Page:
Duhan van der Merwe: Playing for Montpellier was like a holiday

It says something about the modern game when you find yourself listening to Edinburgh's Duhan van der Merwe, a winger who stands 6ft 4in tall and tips the scales at 16-odd stones, complaining that his opposite number for Montpellier in next weekend's European Champions Cup tie is going to take some stopping.

Edinburgh winger Duhan van der Merwe used to play for Montpellier. Picture: Gary Hutchison/SNS

“A massive, massive guy,” says Van der Merwe, who spent a year at Montpellier playing alongside the giant Fijian Nemani Nadolo before joining Edinburgh.

“A very nice guy,” the South African continues. “He has a few kilos on me, maybe a few metres! He is a very nice guy. Very skilful. He will definitely be a threat. We will work hard this week on how to stop him. We will have to put double shots on him. Him coming at you is a bit scary so we have to focus on how to stop him and go low on him. It is the only way.”

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Both men prefer the left wing which means that Darcy Graham, all 12 stones of him, could in theory be tasked with halting the flying Fijian who is listed as 6ft 4in and over 20 stones; a fitting metaphor for the match as a whole – a David and Goliath encounter where the visitors are searching desperately for a slingshot of some sort that could hurt Montpellier in France.

Edinburgh have only just regained a place in the Champions Cup after five years spent in the relative comfort of the second-tier Challenge Cup. In contrast, the French outfit have a cast of superstars, many of them South African thanks to World Cup-winning coach Jake White who originally added Van der Merwe to the roster.

Just 21 when he joined Montpellier, the winger struggled to make an impact but moved to Edinburgh arguably just as he was turning the corner.

Listening to him talk about life in the south of France, you have to wonder why he ever moved.

“It felt like a holiday,” Van der Merwe looks suitably embarrassed to admit as much. “The weather was so nice. Training was hard but not as hard as it is here. The sun was always shining and the French lifestyle was so chilled and laid back. It basically felt like it was one big holiday for a year, and then I got here and learnt what was what. France was very nice.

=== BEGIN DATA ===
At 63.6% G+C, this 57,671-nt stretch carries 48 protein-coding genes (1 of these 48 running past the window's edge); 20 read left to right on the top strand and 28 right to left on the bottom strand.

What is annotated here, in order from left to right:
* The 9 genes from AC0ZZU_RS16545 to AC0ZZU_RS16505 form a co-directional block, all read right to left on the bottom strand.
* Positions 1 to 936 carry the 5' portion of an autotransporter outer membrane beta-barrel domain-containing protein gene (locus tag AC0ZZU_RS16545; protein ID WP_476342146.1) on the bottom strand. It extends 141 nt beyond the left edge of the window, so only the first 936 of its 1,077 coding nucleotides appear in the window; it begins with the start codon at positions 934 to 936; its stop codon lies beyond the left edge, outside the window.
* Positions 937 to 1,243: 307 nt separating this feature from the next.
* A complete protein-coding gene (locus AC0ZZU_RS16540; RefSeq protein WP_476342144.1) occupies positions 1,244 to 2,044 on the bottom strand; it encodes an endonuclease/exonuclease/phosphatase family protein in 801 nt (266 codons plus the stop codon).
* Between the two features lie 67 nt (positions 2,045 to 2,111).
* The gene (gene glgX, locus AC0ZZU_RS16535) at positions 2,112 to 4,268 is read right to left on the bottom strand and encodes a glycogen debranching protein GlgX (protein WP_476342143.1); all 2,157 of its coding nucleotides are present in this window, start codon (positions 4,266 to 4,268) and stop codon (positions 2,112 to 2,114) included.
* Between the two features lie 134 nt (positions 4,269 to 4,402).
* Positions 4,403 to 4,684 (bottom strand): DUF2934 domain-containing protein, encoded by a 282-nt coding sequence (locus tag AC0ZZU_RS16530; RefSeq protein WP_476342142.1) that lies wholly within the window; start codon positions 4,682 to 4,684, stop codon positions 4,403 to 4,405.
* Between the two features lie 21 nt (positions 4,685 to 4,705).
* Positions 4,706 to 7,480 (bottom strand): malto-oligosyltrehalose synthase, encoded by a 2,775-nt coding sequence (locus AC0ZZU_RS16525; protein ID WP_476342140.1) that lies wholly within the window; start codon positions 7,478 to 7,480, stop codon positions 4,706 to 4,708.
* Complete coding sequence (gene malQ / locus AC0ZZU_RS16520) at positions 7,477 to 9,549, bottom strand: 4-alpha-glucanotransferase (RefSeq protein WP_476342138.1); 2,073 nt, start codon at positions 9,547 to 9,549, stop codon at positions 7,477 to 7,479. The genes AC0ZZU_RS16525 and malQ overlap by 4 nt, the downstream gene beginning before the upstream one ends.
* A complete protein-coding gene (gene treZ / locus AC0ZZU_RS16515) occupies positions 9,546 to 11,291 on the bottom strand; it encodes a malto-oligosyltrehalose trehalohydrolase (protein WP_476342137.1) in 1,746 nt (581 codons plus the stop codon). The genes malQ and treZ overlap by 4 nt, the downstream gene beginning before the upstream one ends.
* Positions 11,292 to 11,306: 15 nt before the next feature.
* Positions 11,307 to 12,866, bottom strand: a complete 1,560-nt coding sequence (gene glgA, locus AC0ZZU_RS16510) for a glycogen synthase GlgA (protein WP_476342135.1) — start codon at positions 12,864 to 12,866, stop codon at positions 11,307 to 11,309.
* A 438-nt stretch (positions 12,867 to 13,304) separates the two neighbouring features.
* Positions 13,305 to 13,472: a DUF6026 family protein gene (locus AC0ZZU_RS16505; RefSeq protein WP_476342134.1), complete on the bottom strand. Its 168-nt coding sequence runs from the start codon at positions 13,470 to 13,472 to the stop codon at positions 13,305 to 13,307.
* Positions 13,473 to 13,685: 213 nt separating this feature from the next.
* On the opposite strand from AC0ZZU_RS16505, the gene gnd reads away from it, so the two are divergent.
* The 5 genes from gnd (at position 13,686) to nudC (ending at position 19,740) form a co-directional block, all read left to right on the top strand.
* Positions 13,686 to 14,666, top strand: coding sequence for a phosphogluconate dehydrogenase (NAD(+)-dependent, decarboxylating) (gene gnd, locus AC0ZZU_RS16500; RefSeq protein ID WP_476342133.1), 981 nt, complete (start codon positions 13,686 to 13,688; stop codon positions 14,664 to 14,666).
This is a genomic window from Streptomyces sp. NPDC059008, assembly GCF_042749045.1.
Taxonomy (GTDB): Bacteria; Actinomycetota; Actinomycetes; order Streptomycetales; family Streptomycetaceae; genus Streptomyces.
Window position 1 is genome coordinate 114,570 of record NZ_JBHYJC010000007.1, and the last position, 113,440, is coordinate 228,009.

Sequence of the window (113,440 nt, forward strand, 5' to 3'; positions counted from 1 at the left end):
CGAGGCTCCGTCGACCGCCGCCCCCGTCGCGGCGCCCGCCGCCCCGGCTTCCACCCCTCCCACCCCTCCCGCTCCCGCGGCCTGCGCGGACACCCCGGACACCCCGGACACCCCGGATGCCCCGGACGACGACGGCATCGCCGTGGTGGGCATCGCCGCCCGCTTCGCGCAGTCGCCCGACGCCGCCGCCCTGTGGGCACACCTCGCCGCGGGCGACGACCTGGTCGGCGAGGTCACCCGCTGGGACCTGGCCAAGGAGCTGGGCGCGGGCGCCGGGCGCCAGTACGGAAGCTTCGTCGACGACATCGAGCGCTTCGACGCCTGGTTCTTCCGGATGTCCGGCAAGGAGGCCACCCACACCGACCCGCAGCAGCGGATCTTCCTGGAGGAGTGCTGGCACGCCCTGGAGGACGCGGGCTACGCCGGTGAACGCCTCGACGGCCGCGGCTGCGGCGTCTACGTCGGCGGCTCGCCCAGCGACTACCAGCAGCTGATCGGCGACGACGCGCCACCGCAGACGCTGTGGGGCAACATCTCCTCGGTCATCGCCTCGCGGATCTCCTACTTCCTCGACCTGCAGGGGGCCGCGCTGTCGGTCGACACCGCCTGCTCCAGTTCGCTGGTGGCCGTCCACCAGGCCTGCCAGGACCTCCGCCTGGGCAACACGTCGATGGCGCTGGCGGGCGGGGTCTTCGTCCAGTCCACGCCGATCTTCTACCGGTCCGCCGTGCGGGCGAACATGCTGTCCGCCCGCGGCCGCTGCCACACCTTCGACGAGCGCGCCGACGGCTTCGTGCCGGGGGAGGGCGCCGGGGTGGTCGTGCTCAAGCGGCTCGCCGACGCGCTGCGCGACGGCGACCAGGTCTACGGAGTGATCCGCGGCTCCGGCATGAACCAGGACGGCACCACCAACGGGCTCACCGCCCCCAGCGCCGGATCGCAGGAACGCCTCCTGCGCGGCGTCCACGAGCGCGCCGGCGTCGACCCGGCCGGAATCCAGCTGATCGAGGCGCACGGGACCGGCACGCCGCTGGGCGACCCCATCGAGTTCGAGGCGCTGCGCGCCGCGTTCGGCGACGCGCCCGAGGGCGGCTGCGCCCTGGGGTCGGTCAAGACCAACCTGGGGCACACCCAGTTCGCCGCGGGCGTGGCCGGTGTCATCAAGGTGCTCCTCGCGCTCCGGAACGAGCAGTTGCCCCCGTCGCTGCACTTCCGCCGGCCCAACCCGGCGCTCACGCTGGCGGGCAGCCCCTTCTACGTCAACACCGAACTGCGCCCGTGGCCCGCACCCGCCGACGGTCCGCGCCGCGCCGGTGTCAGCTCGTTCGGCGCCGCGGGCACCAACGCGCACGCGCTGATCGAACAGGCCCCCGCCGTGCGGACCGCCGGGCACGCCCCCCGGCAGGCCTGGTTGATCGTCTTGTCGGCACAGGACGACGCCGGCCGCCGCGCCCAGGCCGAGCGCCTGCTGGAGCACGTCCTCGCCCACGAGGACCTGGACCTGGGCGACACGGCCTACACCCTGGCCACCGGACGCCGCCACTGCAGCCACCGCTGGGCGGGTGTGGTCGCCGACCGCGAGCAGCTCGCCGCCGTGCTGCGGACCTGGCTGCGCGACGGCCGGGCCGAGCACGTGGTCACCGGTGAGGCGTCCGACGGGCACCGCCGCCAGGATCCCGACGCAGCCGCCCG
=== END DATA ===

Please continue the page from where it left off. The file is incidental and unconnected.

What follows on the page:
“Basically Jake [White] approached me through my agent. I arrived and there was maybe 15 other South Africans which made life a lot easier. Things didn’t go as expected as I was basically up against the best in the world. That made it quite tough for me as a youngster coming over and wanting to play professional rugby. It was tough. I was just a junior competing against internationals.

“They had just signed Nadolo and Joe Tomane. They had Timoci Nagusa, Benjamin Fall. I was probably sixth in line. I got my first cap [against Pau] just before new year which I enjoyed a lot as I got a try as well.

“The season went on and in January /February I got approached by Edinburgh and signed and by the end of the season I had four other games. One of them was in the [Top14] quarter-finals when I came off the bench against Racing 92 at Altrad Stadium where we lost. That was quite special. Although I had not played a lot and signed for another club I still managed to be named on the bench for the quarter finals.”

The move to Edinburgh did at least get Van der Merwe what he was after, some serious game time in the starting XV. He played 14 league matches for Edinburgh last season and scored eight tries while doing so. A handy return if not quite matching Tim Visser’s best ever figures of 14 touchdowns in one season of the old Magners League.

Van der Merwe not only shares the same body shape as Edinburgh’s highest ever try scorer but his game mirrors the Dutchman’s as well. The South African is strong with the ball in hand, much more likely to look for contact than Visser, but he is a little less assured in his defensive duties.

The man he was marking managed a hat-trick of tries last weekend as Benetton scored five in all against an Edinburgh defence that proved Cadbury’s don’t make the biggest flakes after all. If the Italian outfit can carve Edinburgh open at will you have to worry what Montpellier might do to them.

“If you take Montpellier at the moment, it’s probably the best of the best,” says the man who should know, “it’s basically a World XV. Take their backline, where they’ve got guys like Francois Steyn, Ruan Pienaar, Johan Goosen, Jan Serfontein and that’s just a few of the names. So as individuals and as a team it’s going to be a massive challenge for us, but that’s why we play the game.

“I think Edinburgh will definitely be a lot fitter than Montpellier but I think they will play a slower brand of rugby because they have some massive guys in their squad. They’ll probably use them more where we would probably like to play a fast-tempo game because we’ve worked really hard on our skills in pre-season. We’ve got backs like Blair Kinghorn, and if you give him time and space he can cause real damage.

“That wasn’t our best performance [against Benetton],” he continues. “We weren’t very happy. It’s like a mindswitch where we hadn’t turned on as we’d want to. It’s not that we can’t make tackles and we have a very good system but we just switched off and that caused a team like Benetton to score tries. We’ve had a really good defence for the past year, one of the best out there, so I’m not too worried about teams like Montpellier.”

You hope that the affable South African is equally upbeat after the match.